Monday, 27 May 2013

We've All Become Cowardy ( Lo-Fat ) Custards


 In the last two weeks I've had lunch in two different little cafés , both  charmingly decorated with vintage china and staffed by nice , apron-clad young women . And in both the clientele were mostly women of the Lean Ladies Who Lunch class . Delicious sandwich menus ...  artisan breads , grilled chicken , smoked salmon , Rocket , frilly salad leaves and chargrilled vegetables abounded ... but not the tiniest smear of butter  . Said Ladies Who Lunch obviously eschew visible fat .
 How we've all changed ! This cheese shop is , in fact , almost next door to Els's cosy little cafè with the assorted 1950s chairs and pretty collectibles here in Leeuwarden  .

 Men were entering in droves , women hanging back somewhat . I , meanwhile tried to drum up enthusiasm for the low-fat Kwark dip , one of my companions bought a small pot of olives and the other one , who can't eat cheese at all , evinced an interest in the decor . When did we all become so feeble ? !
 I remember my father's unvarying after-dinner routine of hacking huge chunks off a wheel of cheddar and handing them round to my mother ,  me and himself in turn till it was finished or we all turned green . Worries about cholesterol , like cellulite and love-handles , all lay in the future . Mind you , we cycled and walked miles most days so we all survived  .
Anyway , by chance the other day , I rediscovered my 1940s copy of Food Without Fuss

 written by Josephine Terry to help the middle-class housewife who suddenly found herself having to cope with rationing and no cook .  The recipes make grim reading but are certainly , like most war-time recipes , almost fat-free .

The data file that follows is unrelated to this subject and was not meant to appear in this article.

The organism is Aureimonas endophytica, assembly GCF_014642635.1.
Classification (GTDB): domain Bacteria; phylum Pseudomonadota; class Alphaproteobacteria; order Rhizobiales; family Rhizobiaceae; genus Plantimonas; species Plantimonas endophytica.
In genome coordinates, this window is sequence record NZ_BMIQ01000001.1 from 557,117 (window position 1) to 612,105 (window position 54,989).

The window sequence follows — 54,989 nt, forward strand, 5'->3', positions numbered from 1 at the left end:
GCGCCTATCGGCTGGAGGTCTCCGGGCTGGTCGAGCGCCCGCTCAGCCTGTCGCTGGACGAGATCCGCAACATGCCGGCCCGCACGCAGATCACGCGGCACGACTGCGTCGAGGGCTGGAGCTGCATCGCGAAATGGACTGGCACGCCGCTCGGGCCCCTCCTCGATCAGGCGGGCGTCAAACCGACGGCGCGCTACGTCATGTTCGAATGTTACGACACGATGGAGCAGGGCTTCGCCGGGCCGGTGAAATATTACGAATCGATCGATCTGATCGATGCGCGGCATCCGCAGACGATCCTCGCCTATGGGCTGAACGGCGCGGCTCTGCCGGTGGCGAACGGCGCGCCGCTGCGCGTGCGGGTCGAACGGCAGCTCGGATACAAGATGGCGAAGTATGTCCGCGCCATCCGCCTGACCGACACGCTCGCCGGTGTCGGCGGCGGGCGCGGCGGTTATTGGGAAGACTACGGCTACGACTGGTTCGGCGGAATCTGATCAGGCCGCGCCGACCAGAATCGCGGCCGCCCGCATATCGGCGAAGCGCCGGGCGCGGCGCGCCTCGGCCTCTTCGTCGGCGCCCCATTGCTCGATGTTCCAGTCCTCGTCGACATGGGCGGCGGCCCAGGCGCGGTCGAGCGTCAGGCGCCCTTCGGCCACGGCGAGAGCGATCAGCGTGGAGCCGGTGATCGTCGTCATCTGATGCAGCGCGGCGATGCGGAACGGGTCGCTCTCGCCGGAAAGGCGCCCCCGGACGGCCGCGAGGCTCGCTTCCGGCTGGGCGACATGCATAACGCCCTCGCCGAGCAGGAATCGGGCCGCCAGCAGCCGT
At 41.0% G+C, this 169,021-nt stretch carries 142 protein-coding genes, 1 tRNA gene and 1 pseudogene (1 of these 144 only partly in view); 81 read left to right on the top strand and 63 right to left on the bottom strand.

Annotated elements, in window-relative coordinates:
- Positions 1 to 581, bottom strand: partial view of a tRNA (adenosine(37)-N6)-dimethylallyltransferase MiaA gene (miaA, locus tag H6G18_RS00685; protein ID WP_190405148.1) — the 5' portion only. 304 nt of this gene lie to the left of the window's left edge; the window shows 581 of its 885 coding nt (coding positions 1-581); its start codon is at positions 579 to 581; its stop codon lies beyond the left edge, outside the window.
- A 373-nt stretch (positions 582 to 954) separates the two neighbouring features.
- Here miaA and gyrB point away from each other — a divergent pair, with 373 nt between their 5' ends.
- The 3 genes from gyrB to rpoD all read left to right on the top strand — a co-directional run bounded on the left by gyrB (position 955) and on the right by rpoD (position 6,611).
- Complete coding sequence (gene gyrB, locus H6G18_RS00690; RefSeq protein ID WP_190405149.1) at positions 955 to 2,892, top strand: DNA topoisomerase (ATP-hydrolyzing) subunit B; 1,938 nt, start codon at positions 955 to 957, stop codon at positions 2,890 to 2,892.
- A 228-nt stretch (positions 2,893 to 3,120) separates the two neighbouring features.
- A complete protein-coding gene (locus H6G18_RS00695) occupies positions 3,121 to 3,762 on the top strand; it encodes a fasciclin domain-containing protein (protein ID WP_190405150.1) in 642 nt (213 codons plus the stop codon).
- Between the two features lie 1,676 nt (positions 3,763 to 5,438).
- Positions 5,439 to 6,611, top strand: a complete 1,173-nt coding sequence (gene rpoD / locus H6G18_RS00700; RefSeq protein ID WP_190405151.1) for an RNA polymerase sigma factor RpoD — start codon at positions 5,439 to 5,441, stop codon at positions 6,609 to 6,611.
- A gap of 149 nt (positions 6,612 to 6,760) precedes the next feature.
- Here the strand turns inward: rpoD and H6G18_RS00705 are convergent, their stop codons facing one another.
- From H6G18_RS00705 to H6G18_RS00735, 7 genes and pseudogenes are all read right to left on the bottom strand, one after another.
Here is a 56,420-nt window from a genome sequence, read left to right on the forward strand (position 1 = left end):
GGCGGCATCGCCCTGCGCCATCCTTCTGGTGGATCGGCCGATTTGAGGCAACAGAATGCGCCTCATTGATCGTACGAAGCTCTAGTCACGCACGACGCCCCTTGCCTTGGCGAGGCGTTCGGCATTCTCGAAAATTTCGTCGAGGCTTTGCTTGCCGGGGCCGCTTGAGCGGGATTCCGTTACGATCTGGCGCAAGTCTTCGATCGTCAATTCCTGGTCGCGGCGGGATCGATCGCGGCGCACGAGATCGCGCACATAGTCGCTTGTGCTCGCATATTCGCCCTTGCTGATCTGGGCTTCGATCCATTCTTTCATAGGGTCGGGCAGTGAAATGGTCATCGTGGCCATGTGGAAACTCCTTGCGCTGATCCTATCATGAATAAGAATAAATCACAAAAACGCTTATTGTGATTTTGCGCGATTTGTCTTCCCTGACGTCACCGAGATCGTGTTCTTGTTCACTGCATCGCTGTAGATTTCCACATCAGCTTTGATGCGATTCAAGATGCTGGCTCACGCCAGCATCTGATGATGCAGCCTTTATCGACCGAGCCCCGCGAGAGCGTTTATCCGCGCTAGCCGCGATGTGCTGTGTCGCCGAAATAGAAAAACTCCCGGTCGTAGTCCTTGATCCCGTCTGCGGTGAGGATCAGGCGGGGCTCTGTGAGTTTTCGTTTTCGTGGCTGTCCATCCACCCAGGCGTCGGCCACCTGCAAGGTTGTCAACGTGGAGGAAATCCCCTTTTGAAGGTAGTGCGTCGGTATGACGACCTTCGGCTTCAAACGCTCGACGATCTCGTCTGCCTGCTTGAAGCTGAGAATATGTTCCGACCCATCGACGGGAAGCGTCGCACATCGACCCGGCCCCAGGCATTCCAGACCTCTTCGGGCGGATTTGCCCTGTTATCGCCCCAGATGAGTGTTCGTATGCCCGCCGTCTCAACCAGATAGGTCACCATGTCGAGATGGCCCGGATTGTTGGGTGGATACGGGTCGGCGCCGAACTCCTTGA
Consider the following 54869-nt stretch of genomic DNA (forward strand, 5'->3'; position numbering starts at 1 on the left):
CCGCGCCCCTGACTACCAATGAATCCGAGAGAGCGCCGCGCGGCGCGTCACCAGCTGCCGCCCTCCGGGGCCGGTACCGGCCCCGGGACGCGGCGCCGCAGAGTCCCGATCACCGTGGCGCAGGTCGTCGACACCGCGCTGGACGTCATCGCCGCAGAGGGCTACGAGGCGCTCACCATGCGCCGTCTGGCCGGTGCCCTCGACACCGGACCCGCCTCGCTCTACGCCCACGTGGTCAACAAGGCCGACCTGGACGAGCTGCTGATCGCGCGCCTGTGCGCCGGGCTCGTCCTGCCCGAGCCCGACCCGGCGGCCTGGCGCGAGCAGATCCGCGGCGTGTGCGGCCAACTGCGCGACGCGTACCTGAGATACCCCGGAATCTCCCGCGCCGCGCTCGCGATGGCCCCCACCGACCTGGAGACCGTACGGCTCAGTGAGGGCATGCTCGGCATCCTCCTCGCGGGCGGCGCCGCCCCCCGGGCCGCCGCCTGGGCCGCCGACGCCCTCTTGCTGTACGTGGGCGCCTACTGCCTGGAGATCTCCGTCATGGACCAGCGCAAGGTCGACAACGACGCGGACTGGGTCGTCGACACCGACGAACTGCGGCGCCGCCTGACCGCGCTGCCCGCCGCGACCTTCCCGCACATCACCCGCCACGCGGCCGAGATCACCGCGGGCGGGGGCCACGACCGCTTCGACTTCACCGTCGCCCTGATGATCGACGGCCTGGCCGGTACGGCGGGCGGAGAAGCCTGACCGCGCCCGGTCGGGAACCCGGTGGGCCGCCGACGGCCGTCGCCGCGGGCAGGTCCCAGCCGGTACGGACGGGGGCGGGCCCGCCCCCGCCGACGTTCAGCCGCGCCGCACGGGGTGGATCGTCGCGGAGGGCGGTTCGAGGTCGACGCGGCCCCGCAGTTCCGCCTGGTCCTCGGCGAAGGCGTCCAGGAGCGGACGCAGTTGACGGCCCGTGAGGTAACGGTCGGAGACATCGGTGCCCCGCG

Perhaps you'd like to try her Maryland Crusts ? So handy when you've a few leftover boiled Brussel sprouts : Arrange them on some slices of cold toast . Then make a cheese sauce with flour ,the sprout water and milk  and  " as much cheese as you can afford " . Boil up , stirring vigourously and season . Allow to get cold and pour over the prepared crusts  . Garnish with a few "carrot gratings" . Personally I'd rather invite myself to dinner at the Hendrearys in Borrowers Afloat " .

 "There were boiled chestnuts and a smoked minnow each for the men , " It sounds more filling !

Tuesday, 21 May 2013

Winnie the Pooh ... Alias Vinnijs Puk

 Of all the things you'd expect to see in an exhibition of 1920s and '30s Russian children's book illustrations , Winnie the Pooh

isn't the first that springs to mind . But there he was , along with this more likely candidate .

For some reason 2013 is Netherlands-Russia year and  the Meermanno museum in Den Haag had a lovely collection to share . The museum is housed in a very fine town house , largely still as it was , including the more than 200 year old vibrantly coloured wallpaper in a couple of the rooms .This provided an unlikely backdrop to some of the books !

Post-Revolution children were to be nothing if not practical . The school books on display were determinedly technical .There was a great emphasis on perspective and metal work , production lines and combine harvesters . But among all the pictures of working mothers and legions of singing farm workers ,luckily there was room for balloons and circus ponies